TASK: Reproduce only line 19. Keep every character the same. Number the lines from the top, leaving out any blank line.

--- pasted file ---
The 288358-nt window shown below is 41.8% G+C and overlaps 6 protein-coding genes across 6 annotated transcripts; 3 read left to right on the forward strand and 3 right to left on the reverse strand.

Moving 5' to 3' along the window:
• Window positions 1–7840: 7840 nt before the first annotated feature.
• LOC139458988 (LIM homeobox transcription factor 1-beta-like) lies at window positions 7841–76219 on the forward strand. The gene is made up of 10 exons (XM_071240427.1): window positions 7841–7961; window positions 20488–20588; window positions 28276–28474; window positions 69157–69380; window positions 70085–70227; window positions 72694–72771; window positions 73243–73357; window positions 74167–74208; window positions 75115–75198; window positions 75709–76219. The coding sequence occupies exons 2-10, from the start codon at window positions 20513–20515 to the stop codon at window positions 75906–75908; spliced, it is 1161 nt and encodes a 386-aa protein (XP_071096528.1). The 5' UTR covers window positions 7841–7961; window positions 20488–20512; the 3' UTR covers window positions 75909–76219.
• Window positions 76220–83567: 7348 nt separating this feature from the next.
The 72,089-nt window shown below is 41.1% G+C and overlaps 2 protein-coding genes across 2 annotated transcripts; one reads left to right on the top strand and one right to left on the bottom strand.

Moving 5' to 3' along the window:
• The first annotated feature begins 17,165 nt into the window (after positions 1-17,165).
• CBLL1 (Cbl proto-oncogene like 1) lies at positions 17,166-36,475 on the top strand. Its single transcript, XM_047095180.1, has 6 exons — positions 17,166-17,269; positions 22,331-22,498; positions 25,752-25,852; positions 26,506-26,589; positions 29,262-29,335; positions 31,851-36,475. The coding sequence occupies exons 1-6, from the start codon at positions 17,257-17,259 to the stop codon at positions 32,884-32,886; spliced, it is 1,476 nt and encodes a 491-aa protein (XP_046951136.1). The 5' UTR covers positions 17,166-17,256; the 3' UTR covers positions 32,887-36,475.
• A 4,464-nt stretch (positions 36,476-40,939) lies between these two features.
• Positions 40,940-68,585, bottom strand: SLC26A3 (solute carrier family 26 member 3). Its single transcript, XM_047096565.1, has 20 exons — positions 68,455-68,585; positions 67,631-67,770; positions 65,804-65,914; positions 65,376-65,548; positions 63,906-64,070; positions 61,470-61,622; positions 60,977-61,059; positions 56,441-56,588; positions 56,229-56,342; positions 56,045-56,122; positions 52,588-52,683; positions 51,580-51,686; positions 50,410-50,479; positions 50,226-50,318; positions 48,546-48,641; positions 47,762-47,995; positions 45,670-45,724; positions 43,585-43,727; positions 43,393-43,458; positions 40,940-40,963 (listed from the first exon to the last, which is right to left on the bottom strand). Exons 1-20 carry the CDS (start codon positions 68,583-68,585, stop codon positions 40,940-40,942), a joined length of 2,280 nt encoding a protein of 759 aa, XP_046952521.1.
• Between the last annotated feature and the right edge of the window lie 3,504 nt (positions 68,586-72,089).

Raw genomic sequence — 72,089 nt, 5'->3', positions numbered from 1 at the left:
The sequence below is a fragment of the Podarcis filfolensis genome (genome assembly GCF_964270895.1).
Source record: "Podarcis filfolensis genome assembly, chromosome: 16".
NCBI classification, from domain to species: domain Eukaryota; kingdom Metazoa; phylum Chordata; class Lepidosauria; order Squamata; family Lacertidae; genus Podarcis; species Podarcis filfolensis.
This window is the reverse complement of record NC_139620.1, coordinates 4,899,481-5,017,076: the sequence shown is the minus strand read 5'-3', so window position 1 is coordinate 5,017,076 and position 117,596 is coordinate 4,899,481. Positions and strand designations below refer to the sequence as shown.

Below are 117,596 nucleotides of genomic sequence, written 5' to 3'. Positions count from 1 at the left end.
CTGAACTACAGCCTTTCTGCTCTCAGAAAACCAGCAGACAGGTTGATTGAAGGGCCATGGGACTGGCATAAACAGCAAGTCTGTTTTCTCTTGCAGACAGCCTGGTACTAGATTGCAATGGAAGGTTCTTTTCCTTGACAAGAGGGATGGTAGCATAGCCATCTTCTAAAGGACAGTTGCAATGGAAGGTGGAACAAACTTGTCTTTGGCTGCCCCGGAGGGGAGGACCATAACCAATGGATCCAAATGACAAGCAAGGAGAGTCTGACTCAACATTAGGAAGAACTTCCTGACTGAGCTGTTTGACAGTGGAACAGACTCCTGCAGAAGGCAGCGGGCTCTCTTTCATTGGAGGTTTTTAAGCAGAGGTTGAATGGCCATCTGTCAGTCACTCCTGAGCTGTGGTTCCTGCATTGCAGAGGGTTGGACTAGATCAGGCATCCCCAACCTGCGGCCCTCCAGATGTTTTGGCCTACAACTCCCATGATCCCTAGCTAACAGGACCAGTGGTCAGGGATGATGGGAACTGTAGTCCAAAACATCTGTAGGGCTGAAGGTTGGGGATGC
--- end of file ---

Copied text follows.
CTGAACTACAGCCTTTCTGCTCTCAGAAAACCAGCAGACAGGTTGATTGAAGGGCCATGGGACTGGCATAAACAGCAAGTCTGTTTTCTCTTGCAGACAGCCTGGTACTAGATTGCAATGGAAGGTTCTTTTCCTTGACAAGAGGGATGGTAGCATAGCCATCTTCTAAAGGACAGTTGCAATGGAAGGTGGAACAAACTTGTCTTTGGCTGCCCCGGAGGGGAGGACCATAACCAATGGATCCAAATGACAAGCAAGGAGAGTCTGACTCAACATTAGGAAGAACTTCCTGACTGAGCTGTTTGACAGTGGAACAGACTCCTGCAGAAGGCAGCGGGCTCTCTTTCATTGGAGGTTTTTAAGCAGAGGTTGAATGGCCATCTGTCAGTCACTCCTGAGCTGTGGTTCCTGCATTGCAGAGGGTTGGACTAGATCAGGCATCCCCAACCTGCGGCCCTCCAGATGTTTTGGCCTACAACTCCCATGATCCCTAGCTAACAGGACCAGTGGTCAGGGATGATGGGAACTGTAGTCCAAAACATCTGTAGGGCTGAAGGTTGGGGATGC